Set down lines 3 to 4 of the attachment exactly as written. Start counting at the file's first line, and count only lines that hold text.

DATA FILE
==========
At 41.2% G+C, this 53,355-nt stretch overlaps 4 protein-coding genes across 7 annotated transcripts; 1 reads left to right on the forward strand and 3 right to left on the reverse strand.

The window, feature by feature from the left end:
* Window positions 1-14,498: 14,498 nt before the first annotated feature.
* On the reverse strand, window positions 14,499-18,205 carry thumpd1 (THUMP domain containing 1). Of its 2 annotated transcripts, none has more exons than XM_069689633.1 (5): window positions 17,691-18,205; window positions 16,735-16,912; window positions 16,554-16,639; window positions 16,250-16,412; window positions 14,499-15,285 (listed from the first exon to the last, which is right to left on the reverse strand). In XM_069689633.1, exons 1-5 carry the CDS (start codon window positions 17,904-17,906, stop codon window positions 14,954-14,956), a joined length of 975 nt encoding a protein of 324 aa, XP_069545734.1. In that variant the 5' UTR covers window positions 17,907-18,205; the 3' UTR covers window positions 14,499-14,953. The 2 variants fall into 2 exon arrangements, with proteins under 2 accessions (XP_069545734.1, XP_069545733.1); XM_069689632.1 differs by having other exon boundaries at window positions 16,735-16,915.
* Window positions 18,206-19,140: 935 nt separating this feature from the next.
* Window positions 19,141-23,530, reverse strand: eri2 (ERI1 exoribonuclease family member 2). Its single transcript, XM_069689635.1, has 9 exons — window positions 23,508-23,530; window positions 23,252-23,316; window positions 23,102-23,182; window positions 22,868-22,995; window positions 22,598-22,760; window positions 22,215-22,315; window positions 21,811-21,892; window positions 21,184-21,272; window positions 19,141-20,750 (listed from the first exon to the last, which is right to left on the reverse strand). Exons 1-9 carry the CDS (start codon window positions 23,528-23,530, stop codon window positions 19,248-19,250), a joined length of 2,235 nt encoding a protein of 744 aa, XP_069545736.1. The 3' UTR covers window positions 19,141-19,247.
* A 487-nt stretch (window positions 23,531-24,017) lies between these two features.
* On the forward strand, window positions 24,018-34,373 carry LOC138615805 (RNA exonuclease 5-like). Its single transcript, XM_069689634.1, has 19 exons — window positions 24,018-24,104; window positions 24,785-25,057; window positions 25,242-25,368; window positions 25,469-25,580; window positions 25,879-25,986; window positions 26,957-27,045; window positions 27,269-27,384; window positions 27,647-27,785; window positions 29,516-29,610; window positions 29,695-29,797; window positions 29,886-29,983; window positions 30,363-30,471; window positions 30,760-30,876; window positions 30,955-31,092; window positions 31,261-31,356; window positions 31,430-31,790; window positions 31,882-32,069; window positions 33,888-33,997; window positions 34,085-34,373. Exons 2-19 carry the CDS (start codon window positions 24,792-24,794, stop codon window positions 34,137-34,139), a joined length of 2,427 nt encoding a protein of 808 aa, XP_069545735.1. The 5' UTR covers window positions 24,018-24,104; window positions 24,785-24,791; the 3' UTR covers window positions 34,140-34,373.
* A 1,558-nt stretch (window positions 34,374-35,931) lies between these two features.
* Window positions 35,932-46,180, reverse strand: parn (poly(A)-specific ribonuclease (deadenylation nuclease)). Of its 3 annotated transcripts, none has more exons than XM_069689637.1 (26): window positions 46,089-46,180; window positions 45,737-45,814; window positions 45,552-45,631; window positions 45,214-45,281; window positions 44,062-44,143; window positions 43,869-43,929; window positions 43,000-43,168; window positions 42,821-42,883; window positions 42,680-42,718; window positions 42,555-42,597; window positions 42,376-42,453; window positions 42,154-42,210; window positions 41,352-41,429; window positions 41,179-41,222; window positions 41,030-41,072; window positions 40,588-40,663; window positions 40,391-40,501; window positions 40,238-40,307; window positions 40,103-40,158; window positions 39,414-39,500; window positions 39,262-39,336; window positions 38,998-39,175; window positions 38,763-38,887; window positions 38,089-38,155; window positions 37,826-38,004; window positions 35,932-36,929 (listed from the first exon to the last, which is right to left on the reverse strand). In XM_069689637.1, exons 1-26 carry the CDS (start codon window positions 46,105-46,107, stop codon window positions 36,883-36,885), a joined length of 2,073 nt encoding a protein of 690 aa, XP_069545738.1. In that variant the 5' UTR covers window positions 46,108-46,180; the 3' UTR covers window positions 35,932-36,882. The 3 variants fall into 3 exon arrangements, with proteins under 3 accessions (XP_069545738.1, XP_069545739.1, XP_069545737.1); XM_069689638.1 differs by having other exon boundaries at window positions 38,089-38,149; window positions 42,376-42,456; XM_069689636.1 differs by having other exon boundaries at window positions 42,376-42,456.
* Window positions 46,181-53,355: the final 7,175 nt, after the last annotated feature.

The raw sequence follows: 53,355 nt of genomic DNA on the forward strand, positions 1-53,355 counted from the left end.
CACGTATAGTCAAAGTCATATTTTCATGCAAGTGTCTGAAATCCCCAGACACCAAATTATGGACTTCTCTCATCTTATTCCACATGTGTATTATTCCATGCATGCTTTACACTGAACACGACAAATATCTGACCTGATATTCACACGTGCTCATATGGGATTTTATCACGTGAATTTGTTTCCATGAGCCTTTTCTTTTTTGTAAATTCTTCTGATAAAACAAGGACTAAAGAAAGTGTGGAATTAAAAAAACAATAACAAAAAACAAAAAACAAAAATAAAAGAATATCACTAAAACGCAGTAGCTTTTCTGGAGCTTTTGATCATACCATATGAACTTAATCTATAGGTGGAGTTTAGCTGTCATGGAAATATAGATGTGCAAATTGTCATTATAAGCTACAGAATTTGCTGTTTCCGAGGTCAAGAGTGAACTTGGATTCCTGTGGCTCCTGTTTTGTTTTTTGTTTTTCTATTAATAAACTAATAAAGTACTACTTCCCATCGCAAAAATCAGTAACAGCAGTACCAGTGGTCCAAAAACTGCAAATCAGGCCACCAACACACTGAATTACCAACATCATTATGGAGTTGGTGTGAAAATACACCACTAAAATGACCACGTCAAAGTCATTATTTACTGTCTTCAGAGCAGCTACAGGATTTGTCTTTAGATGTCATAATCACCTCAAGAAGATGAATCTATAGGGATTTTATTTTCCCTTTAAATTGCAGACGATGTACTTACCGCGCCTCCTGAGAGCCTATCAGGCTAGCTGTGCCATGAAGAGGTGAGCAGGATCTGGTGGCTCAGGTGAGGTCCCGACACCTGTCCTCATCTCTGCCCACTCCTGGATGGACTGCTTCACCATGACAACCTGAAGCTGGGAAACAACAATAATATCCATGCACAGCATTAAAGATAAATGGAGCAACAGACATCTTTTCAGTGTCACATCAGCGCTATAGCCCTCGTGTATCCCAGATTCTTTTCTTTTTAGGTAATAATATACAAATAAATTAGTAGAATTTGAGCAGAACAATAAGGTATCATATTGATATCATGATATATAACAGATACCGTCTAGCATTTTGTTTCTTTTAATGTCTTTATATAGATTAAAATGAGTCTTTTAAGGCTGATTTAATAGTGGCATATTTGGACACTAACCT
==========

* Window positions 1-14,498: 14,498 nt before the first annotated feature.
* On the reverse strand, window positions 14,499-18,205 carry thumpd1 (THUMP domain containing 1). Of its 2 annotated transcripts, none has more exons than XM_069689633.1 (5): window positions 17,691-18,205; window positions 16,735-16,912; window positions 16,554-16,639; window positions 16,250-16,412; window positions 14,499-15,285 (listed from the first exon to the last, which is right to left on the reverse strand). In XM_069689633.1, exons 1-5 carry the CDS (start codon window positions 17,904-17,906, stop codon window positions 14,954-14,956), a joined length of 975 nt encoding a protein of 324 aa, XP_069545734.1. In that variant the 5' UTR covers window positions 17,907-18,205; the 3' UTR covers window positions 14,499-14,953. The 2 variants fall into 2 exon arrangements, with proteins under 2 accessions (XP_069545734.1, XP_069545733.1); XM_069689632.1 differs by having other exon boundaries at window positions 16,735-16,915.